Individual characteristics of students in vocational education moderating the relationship between school engagement and vocational identity

    Publication of Urban Talent

    R. Keijzer, E.J. Schooten,van, R. Rijst,van der, W. Admiraal | Article | Publication date: 17 May 2022
    In any country, there is a group of students who are at risk of dropping out of school without any qualifications. This is detrimental for many of those students, because failure to graduate increases risks of unemployment and societal exclusion. To reduce this risk, specialized curricula aim to prepare these students for their working life by fostering the development of a vocational identity, that is, how they define themselves as workers. As a prerequisite to achieving this goal, students need to attend school and feel engaged with school. The curricula seek ways to stimulate emotional school engagement, taking into account the heterogeneous target group of students they serve. To address potential consequences of individual differences, this questionnaire study (N=996) conducted in the Netherlands explored how various individual characteristics of students in these specialized curricula moderated the relationship between emotional school engagement and vocational identity. Results show that stronger school engagement always coincided with a stronger vocational identity; however, the strength of the relationship varied. Stimulating emotional school engagement was specifically important for the subgroups of students who are young, less agreeable, less motivated, and less resilient. In order to foster the vocational identity of their students, the specialized curricula are recommended to draw nuanced conclusions and formulate refined strategies to effectively respond to the heterogeneous group of students who are at risk of dropping out.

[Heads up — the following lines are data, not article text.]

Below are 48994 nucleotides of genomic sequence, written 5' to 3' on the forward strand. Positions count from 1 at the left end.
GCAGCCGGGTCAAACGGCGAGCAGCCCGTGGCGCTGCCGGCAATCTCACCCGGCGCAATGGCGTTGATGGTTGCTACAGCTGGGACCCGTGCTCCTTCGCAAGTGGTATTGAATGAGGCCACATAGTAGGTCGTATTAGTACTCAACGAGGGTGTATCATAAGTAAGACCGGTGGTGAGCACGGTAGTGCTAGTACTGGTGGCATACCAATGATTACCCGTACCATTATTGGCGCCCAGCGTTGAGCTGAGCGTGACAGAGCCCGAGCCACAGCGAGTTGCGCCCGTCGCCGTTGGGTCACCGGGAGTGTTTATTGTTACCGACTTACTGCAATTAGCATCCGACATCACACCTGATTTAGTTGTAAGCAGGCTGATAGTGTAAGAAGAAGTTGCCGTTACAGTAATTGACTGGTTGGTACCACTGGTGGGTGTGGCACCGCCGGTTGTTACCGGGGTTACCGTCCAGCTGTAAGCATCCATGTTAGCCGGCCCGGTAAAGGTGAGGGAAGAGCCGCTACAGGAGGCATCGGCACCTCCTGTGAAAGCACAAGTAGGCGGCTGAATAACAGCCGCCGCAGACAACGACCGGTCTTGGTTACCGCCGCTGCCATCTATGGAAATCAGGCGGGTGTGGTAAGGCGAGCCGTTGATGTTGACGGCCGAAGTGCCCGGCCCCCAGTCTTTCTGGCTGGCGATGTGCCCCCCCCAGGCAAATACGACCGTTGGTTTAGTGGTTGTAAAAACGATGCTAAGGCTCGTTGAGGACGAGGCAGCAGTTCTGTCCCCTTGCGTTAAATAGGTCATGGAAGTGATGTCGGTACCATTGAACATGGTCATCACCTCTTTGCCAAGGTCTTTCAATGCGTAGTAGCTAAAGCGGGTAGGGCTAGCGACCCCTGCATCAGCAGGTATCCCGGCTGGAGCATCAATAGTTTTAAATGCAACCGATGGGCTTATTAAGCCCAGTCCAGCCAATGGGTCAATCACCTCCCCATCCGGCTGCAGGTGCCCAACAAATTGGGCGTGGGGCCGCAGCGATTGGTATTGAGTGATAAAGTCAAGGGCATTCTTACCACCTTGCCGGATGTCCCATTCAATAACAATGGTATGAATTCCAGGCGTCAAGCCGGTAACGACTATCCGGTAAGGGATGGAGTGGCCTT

Author(s) - affiliated with Rotterdam University of Applied Sciences

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